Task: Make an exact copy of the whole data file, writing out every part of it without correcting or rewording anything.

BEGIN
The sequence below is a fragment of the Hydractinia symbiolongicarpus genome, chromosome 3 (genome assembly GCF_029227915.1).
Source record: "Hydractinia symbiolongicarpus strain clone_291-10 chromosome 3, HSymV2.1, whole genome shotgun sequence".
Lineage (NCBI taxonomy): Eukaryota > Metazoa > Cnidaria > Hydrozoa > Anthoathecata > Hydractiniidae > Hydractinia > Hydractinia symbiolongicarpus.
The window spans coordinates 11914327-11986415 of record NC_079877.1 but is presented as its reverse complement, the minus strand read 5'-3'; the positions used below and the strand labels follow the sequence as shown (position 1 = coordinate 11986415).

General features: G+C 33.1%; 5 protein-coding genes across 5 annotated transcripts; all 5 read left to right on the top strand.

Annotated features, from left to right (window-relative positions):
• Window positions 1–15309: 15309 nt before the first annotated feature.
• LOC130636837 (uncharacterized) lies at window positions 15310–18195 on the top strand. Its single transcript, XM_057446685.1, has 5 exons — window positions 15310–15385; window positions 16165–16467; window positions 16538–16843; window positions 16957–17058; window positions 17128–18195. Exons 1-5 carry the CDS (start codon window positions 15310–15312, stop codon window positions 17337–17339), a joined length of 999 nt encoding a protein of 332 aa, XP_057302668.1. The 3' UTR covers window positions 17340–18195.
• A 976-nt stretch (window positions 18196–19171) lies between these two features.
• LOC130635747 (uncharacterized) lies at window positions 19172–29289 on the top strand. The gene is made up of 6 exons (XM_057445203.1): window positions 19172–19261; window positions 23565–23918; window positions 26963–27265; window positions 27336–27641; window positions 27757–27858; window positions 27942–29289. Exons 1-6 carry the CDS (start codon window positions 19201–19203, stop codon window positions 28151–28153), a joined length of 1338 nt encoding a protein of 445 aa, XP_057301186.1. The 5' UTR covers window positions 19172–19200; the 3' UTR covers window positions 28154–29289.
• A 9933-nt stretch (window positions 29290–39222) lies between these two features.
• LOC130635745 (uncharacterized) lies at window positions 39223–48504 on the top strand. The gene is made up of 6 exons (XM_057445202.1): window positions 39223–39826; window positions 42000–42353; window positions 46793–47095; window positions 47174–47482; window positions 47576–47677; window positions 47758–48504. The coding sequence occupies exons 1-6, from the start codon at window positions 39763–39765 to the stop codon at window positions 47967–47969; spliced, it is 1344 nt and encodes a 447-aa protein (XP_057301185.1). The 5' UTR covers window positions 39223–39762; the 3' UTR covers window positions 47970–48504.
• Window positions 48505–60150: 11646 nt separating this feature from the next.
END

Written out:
The sequence below is a fragment of the Hydractinia symbiolongicarpus genome, chromosome 3 (genome assembly GCF_029227915.1).
Source record: "Hydractinia symbiolongicarpus strain clone_291-10 chromosome 3, HSymV2.1, whole genome shotgun sequence".
Lineage (NCBI taxonomy): Eukaryota > Metazoa > Cnidaria > Hydrozoa > Anthoathecata > Hydractiniidae > Hydractinia > Hydractinia symbiolongicarpus.
The window spans coordinates 11914327-11986415 of record NC_079877.1 but is presented as its reverse complement, the minus strand read 5'-3'; the positions used below and the strand labels follow the sequence as shown (position 1 = coordinate 11986415).

General features: G+C 33.1%; 5 protein-coding genes across 5 annotated transcripts; all 5 read left to right on the top strand.

Annotated features, from left to right (window-relative positions):
• Window positions 1–15309: 15309 nt before the first annotated feature.
• LOC130636837 (uncharacterized) lies at window positions 15310–18195 on the top strand. Its single transcript, XM_057446685.1, has 5 exons — window positions 15310–15385; window positions 16165–16467; window positions 16538–16843; window positions 16957–17058; window positions 17128–18195. Exons 1-5 carry the CDS (start codon window positions 15310–15312, stop codon window positions 17337–17339), a joined length of 999 nt encoding a protein of 332 aa, XP_057302668.1. The 3' UTR covers window positions 17340–18195.
• A 976-nt stretch (window positions 18196–19171) lies between these two features.
• LOC130635747 (uncharacterized) lies at window positions 19172–29289 on the top strand. The gene is made up of 6 exons (XM_057445203.1): window positions 19172–19261; window positions 23565–23918; window positions 26963–27265; window positions 27336–27641; window positions 27757–27858; window positions 27942–29289. Exons 1-6 carry the CDS (start codon window positions 19201–19203, stop codon window positions 28151–28153), a joined length of 1338 nt encoding a protein of 445 aa, XP_057301186.1. The 5' UTR covers window positions 19172–19200; the 3' UTR covers window positions 28154–29289.
• A 9933-nt stretch (window positions 29290–39222) lies between these two features.
• LOC130635745 (uncharacterized) lies at window positions 39223–48504 on the top strand. The gene is made up of 6 exons (XM_057445202.1): window positions 39223–39826; window positions 42000–42353; window positions 46793–47095; window positions 47174–47482; window positions 47576–47677; window positions 47758–48504. The coding sequence occupies exons 1-6, from the start codon at window positions 39763–39765 to the stop codon at window positions 47967–47969; spliced, it is 1344 nt and encodes a 447-aa protein (XP_057301185.1). The 5' UTR covers window positions 39223–39762; the 3' UTR covers window positions 47970–48504.
• Window positions 48505–60150: 11646 nt separating this feature from the next.